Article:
Skip to content
Subscriber Only

The Dead Cow Finally Produces Oil, a Century After Its Discovery

  • Argentine shale formation sees first crude and LNG shipments
  • Drillers still face many infrastructure, political challenges
Anelo, the nearest town to the drilling wells of the Vaca Muerta shale oil and gas formation.
Anelo, the nearest town to the drilling wells of the Vaca Muerta shale oil and gas formation.Photographer: Juan Mabromata/AFP/Getty Images

Along the western edge of Argentina’s Patagonia, on an arid steppe nestled against the Andes mountains, lies a shale formation known as the Vaca Muerta. And ever since engineers confirmed what an American geologist suspected a century ago -- that the Vaca Muerta, or dead cow, contains massive amounts of oil and gas -- the rush to replicate the U.S. fracking boom was on.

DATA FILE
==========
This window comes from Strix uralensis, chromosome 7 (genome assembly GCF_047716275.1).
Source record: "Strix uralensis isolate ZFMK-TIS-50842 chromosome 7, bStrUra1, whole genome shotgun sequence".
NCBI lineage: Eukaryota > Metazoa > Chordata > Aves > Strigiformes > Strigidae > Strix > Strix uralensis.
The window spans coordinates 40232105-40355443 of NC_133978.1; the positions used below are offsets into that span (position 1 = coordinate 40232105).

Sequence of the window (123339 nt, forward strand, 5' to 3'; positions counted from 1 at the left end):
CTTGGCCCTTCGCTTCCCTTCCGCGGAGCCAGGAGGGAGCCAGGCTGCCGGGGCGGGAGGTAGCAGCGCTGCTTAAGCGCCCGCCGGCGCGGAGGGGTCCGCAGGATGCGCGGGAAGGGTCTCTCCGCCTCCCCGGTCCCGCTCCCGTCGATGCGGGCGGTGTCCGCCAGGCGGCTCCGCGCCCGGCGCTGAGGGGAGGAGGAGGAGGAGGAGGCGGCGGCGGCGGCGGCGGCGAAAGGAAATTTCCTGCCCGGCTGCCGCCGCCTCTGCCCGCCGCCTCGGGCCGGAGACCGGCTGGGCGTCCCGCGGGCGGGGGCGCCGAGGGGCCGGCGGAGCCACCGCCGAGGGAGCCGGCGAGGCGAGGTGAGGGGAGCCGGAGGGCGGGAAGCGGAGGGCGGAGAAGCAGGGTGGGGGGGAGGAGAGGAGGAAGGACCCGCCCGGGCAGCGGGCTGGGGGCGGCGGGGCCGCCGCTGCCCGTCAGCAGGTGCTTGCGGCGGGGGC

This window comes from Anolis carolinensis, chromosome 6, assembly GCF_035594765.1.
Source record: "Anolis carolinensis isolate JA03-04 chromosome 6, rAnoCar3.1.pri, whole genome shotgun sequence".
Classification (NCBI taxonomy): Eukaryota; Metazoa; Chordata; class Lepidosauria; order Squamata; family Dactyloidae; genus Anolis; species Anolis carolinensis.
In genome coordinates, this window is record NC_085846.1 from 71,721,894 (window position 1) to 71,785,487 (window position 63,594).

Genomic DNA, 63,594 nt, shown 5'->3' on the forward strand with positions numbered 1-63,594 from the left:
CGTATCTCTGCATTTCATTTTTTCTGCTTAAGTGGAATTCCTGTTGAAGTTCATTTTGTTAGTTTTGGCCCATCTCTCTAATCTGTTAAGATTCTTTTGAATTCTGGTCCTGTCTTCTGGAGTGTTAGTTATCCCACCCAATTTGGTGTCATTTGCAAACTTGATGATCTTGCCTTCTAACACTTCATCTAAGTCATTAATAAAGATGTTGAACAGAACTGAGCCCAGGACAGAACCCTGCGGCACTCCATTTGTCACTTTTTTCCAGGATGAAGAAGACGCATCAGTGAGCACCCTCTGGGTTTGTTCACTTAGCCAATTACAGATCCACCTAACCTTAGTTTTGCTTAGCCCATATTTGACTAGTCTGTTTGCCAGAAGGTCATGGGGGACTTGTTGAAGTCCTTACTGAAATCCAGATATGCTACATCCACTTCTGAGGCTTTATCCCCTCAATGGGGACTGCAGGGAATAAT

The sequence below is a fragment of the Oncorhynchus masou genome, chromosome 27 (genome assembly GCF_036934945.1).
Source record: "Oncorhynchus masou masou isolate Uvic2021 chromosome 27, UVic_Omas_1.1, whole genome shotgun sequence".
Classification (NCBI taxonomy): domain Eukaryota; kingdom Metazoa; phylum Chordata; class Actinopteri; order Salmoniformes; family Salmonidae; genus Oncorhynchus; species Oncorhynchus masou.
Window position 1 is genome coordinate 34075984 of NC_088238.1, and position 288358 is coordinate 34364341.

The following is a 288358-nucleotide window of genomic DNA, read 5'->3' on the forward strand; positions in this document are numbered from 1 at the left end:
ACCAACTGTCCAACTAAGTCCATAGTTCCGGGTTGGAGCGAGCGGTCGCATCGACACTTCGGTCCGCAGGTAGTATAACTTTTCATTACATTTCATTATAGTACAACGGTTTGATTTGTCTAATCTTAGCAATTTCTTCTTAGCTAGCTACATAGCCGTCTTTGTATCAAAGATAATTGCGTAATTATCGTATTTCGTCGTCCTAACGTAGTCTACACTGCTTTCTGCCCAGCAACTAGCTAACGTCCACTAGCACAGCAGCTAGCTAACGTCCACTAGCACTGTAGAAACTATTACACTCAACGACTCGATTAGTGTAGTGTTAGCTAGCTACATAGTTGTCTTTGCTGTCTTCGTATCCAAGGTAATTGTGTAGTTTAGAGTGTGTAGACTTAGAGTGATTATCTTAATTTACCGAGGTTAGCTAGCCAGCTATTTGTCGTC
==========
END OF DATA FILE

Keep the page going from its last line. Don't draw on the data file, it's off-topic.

First came YPF SA, the local oil giant, and Chevron Corp. Then the likes of Total SA and Royal Dutch Shell Plc. Between them, they poured some $13 billion into exploration over the past eight years. None of them ever had much to show for it, though. Obstacles kept popping up, and production was marginal.